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Camacho-Ada campaign changes stance on medical facilities

by | Nov 15, 2022 | Elections, Guam | 0 comments

The Camacho-Ada campaign has changed its stance on medical facilities. Previously, the Republican candidate for governor Felix Camacho believed that the Guam Memorial Hospital (GMH)  and the privately run Guam Regional Medical City (GRMC) can function together. 

The GRMC has agreed to donate $250,000 out of $1 million to the GMH given to the qualifying certificate. 

Now, Camacho is suggesting that the Government of Guam buy the $400 million GRMC. His running partner, Senator Ada, explained that Guam’s Government simply cannot afford to build a new medical facility. He stated that building a new hospital would be good, but  Guam’s government cannot afford this project due to the poor state of the economy. Governor Leon Guerrero plans to build a $1 billion health facility. Ada opposes this plan and states that this is unfeasible and would take away land from Guam homeowners. He goes on to say that this project would continue to put Guam’s citizens further in debt. 

A lot of change has occurred in recent years that has led the Camacho-Ada campaign to change its stance on hospital construction. There is now less federal money available from the American Rescue Plan to fund the hospital, which is problematic because that was the primary source of funding for the hospital’s construction. The Army Corps has mentioned that the GMH has poor infrastructure and there needs to be a new hospital built or renovation was done to make this hospital meet proper hospital standards.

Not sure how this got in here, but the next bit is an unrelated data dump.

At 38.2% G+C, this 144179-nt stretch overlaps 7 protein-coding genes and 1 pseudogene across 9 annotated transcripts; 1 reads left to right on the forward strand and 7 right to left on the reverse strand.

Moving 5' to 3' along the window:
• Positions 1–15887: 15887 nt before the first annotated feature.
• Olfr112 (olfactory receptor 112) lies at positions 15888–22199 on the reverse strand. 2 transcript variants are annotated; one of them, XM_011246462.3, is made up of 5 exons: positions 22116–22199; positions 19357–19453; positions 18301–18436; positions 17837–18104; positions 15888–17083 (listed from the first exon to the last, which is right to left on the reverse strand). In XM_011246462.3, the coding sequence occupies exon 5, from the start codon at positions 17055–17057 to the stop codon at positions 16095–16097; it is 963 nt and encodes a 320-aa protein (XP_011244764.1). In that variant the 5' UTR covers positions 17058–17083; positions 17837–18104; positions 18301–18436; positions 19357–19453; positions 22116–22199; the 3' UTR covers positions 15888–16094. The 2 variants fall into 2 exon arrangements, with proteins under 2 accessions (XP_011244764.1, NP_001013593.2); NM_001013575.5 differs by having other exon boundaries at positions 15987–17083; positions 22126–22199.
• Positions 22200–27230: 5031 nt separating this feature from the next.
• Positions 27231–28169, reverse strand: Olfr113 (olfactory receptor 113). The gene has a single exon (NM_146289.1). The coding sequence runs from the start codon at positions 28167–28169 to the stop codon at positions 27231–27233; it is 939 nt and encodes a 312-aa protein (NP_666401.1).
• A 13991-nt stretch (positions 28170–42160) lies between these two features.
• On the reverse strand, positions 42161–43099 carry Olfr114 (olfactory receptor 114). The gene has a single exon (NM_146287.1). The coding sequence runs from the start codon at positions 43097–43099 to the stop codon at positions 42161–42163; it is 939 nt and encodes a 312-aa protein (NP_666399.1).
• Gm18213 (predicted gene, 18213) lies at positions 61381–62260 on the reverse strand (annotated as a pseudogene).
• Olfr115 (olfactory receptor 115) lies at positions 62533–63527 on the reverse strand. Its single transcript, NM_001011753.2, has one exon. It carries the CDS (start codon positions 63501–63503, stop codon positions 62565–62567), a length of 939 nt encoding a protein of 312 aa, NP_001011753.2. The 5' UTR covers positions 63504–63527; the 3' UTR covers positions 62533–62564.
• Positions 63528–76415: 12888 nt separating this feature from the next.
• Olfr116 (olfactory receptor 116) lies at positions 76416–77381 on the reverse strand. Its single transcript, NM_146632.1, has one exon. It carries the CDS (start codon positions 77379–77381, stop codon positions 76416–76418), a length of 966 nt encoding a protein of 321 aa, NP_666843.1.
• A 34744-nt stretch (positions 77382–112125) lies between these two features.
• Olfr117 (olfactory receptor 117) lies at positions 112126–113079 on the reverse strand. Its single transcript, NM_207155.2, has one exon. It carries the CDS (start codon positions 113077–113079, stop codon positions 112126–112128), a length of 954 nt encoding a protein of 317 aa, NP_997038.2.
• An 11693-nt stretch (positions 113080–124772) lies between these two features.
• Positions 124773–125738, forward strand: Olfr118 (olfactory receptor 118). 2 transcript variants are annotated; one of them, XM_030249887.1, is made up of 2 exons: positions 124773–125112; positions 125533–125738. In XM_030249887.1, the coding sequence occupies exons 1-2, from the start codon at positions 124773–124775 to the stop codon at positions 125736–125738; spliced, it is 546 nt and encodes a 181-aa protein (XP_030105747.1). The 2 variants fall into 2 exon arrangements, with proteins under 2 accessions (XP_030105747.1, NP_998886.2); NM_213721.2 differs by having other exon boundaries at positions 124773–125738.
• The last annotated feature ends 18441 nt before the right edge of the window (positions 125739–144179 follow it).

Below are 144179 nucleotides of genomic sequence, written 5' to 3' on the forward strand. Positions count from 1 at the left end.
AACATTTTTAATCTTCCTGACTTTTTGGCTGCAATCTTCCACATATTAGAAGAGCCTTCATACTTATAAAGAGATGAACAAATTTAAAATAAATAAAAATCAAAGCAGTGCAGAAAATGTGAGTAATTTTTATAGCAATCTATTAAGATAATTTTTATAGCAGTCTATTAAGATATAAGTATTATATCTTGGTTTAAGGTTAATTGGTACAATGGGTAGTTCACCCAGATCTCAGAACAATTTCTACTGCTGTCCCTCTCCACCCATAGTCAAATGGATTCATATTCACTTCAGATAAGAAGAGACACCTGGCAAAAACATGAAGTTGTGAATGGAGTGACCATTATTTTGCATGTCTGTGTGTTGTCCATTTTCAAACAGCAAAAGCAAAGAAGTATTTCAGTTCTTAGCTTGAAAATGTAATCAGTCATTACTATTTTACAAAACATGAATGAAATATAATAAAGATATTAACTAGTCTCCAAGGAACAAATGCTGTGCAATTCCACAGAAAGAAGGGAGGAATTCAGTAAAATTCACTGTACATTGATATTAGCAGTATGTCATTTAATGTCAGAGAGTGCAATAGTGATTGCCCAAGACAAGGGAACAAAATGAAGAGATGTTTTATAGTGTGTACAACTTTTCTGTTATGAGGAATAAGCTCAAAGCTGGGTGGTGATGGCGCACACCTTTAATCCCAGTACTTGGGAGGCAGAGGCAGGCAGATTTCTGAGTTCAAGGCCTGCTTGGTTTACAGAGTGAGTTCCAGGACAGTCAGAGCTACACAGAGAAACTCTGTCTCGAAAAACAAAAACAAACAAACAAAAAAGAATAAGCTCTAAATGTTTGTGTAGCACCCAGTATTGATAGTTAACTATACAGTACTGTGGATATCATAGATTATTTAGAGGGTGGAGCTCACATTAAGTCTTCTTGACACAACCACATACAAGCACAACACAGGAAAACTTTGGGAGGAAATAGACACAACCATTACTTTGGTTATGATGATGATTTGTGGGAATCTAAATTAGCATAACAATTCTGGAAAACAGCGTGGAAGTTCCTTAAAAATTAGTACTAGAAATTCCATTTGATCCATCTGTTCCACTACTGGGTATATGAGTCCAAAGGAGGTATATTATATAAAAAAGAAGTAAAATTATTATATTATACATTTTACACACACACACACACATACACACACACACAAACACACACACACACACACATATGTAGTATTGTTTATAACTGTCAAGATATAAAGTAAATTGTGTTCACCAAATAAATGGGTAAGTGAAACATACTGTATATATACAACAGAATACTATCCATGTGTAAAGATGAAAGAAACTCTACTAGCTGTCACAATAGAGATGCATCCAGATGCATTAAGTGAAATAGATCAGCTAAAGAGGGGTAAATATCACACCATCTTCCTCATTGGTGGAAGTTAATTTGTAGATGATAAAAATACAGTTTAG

Following Leon Guerrero’s reelection, it is yet to be seen whether Camacho and Ada’s opinion will sway the Governor’s stance on the construction of a new medical facility.



Sanjana Sitaram

Sanjana Sitaram

Sanjana Sitaram is a junior at Brentwood High School in Tennessee. She was born in Singapore and has lived in Germany, England, and now the United States. These global experiences have given her an appreciation to recognize and understand the differences in cultures and peoples. Sanjana enjoys public forum debates, and also has a passion for Bharatanatyam, India’s oldest classical dance. In her spare time, she finds it fulfilling to teach refugees in Nashville basic English and Math skills, helping them have a stronger foundation in education and become more acclimated to a new environment. Sanjana is a Political Affairs Intern Correspondent at Pasquines.


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